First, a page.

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With the Honorable Prime Minister Narendra Modi’s vision of constructing 100 Smart Cities, municipal authorities across India are gearing up to re-imagine and rejuvenate urban areas under their administrative control with an aim to be a part of ‘New India’. For many, it’s an opportunity to reflect on the rapid uncontrolled urbanization of the past and lay the foundation for sustainable future.
Nonetheless, given the country’s unique challenges, municipal authorities will have to fight uphill battle to overcome financial, cultural, social, environmental, infrastructural, technological and resourcing hurdles before winning the smart city badge.
In the recently published City Momentum Index (CMI) 2017 by JLL, India topped the chart with 6 metro cities namely Bangalore, Hyderabad, Pune, Chennai, Delhi and Mumbai joining the club of world’s 30 most dynamic cities. On the contrary, none of the Indian cities appeared in the top 100 in Quality of Living index 2017 by Mercer. While in the United Nations Happiness Report 2017, the country fared poorly ranking 122nd among 155 countries. These numbers, essentially an alarming sign for municipal governments, are reflections of administrative insensitivity to adverse social or environmental impacts of rapid uncontrolled urbanization that has taken place in India over past few decades.
With Smart City initiatives, this situation needs to be changed as a matter of urgency to ensure long term sustainability of Indian cities while promoting economic growth. Smart City should not just remain as a buzz word; it should become a mantra for urban development which follows democratic processes, sound environmental practices and socially progressive perspectives.
Under this backdrop, Environmental and Social Impact Study (ESIS) has acquired a strategic importance like never before in the Indian Smart City context. After all, transformation to New India will be an ‘eco-socio-techno’ systems change.
ESIS along with engineering and economic analysis provides a holistic framework for decision making in urban development context that aims to bring about stable and environment friendly economic growth through participative social change. According to the International Association for Impact Assessment (IAIA), Environmental and Social Impact Study entails “identifying, predicting, evaluating and mitigating the biophysical, social, and other relevant effects of development proposals prior to major decisions being taken and commitments made”.
Environmental and Social Impact Study is a structured and multi-tier process which follows the principles of participative, open and transparent governance. It provides a decision aid during policy making, programme planning and project management (PPP) activities. When performed in the policy making settings, it helps develop effective central legal standards and statutory requirements for environmental protection. When applied to programme planning, it helps assess collective impact of urban development projects on regional environment and society. When used across development project lifecycle, it helps implement policy complied, locally acceptable and environmentally positive change.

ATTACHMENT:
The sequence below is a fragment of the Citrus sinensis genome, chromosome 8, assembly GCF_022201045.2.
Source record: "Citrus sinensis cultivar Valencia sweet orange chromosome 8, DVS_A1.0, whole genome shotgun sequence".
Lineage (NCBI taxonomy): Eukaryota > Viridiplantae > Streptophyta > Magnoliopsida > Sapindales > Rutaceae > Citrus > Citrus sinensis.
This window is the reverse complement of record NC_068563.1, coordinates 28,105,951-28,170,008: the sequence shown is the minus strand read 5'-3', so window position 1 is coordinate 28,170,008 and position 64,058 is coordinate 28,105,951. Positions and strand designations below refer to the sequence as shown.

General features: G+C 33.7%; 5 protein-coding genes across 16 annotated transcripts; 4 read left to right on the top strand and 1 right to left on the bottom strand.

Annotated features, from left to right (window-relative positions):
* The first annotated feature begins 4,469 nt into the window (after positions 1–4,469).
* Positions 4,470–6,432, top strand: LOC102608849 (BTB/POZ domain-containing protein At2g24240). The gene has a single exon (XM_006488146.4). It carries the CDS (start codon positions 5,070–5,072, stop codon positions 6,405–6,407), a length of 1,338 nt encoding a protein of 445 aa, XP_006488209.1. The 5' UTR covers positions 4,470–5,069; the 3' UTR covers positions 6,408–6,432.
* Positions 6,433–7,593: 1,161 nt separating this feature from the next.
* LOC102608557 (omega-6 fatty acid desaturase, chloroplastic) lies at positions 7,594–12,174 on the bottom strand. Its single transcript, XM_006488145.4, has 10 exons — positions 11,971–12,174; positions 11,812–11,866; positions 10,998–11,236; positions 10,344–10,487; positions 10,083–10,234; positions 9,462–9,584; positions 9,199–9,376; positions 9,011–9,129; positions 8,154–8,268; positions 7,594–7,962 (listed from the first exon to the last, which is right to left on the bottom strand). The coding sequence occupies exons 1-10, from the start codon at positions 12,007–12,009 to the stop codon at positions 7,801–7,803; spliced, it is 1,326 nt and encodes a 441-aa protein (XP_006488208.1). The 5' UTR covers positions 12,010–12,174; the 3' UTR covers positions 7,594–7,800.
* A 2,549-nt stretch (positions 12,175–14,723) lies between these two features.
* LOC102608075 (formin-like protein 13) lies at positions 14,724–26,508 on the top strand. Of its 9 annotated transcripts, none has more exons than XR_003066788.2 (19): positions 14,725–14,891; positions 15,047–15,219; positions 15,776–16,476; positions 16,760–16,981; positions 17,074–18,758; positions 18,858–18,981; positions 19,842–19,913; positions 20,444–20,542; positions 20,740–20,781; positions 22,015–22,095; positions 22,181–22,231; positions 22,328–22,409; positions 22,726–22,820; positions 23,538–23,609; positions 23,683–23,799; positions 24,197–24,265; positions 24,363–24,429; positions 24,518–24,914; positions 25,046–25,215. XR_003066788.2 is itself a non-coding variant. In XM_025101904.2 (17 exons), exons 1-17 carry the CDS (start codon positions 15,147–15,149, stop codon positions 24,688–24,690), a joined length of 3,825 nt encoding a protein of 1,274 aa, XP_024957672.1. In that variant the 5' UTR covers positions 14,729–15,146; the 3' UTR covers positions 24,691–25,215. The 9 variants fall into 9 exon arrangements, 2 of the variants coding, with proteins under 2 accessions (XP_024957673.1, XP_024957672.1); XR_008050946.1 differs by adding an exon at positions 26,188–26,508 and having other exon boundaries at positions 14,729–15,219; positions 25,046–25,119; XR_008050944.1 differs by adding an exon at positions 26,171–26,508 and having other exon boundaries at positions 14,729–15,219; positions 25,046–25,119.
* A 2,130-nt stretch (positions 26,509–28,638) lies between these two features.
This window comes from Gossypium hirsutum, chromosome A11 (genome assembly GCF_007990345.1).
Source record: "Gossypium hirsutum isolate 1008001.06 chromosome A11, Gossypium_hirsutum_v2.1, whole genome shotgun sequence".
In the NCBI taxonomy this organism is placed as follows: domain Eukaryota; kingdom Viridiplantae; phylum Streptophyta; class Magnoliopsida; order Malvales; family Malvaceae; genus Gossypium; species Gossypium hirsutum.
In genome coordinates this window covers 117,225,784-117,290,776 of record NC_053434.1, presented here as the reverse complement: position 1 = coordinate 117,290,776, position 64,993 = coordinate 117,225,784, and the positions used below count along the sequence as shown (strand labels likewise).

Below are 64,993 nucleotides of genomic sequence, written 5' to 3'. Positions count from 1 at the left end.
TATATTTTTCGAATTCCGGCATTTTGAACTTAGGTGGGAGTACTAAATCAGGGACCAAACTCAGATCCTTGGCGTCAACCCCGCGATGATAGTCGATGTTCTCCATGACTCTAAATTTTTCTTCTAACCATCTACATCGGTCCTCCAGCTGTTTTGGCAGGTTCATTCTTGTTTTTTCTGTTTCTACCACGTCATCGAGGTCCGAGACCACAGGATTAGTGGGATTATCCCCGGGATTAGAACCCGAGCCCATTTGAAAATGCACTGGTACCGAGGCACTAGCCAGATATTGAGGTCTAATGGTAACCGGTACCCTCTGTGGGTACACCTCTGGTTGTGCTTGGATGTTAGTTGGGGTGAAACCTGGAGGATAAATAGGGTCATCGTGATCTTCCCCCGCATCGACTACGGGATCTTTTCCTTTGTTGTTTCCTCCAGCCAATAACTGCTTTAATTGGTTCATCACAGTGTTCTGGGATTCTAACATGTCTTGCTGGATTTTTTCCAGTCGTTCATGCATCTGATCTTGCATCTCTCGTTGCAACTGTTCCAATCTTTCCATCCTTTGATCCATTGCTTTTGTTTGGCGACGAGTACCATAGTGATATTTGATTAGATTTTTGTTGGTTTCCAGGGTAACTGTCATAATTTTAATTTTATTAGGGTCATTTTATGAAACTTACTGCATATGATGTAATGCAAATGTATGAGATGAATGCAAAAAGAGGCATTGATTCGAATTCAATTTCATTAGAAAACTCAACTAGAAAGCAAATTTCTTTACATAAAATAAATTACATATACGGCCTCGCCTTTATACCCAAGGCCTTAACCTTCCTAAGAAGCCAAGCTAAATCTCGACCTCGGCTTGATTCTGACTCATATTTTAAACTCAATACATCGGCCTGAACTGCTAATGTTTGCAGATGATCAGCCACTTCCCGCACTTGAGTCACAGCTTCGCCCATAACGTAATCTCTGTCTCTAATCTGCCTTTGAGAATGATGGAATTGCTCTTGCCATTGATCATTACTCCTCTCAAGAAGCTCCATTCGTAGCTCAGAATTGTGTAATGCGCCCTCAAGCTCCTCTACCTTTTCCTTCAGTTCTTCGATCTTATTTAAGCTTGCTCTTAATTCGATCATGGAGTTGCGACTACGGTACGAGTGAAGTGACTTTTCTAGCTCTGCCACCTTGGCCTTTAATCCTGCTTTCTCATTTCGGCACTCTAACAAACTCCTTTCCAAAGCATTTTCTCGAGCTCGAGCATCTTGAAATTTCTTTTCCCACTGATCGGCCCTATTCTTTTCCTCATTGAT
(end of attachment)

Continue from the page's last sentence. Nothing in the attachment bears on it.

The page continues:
Effective ESIS takes a cross-sectoral approach to problem solving. Generally, it begins by appreciating the applicable policy environment. Policies and laws provide guiding principles for ESIS outcome. Along with the formal policy knowledge, it is also an imperative to appreciate the customary environment in which the development project is carried out. Understanding of local customs helps in developing context aware solutions which are locally acceptable. As a multi-dimensional analysis, ESIS should take into consideration multiple stakeholder views. Different stakeholders have different reservations, expectations and aspirations from the study. As such, it is necessary to perform a stakeholder analysis to balance the needs of different interest groups. Problem prediction and mitigation forms the central part of this scientific inquiry. Both qualitative and quantitative techniques need to be adopted to paint the problem picture, devise measurable mitigation strategies and create an action plan for environmental protection. The final stage in the ESIS is of institutionalization and monitoring of environmental protection plan to enhance positive effects of urban development project. A care must be taken to ensure that the implementation of environmental protection plan will not become a hurdle in the development process. An optimal trade-off between economic development and environmental protection is a key to sustainable development.
As objective impact assessment is an imperative for impartial and informed decision making, specially trained professional consultants can play a crucial role in helping municipal authorities and urban development agencies incorporate environmental and social considerations into smart city development projects. Such experts would possess expert multi-disciplinary knowledge in urban planning, law, environment management, social economics and data analytics and would have acquainted themselves with local culture and customs.
The time has now come for us to think of the urban as ‘living places planned for sustainability, designed for environment and maintained for social progress.’ By ensuring long term viability of urban infrastructure, ESIS promises to improve well-being in Indian cities cost-effectively. Rightly done, ESIS also opens the door for securing external financing for development projects as leading donors now favor long term viability. The cost of not making ESIS an integral component of development planning is a lost opportunity for gifting us and generations to come a better future.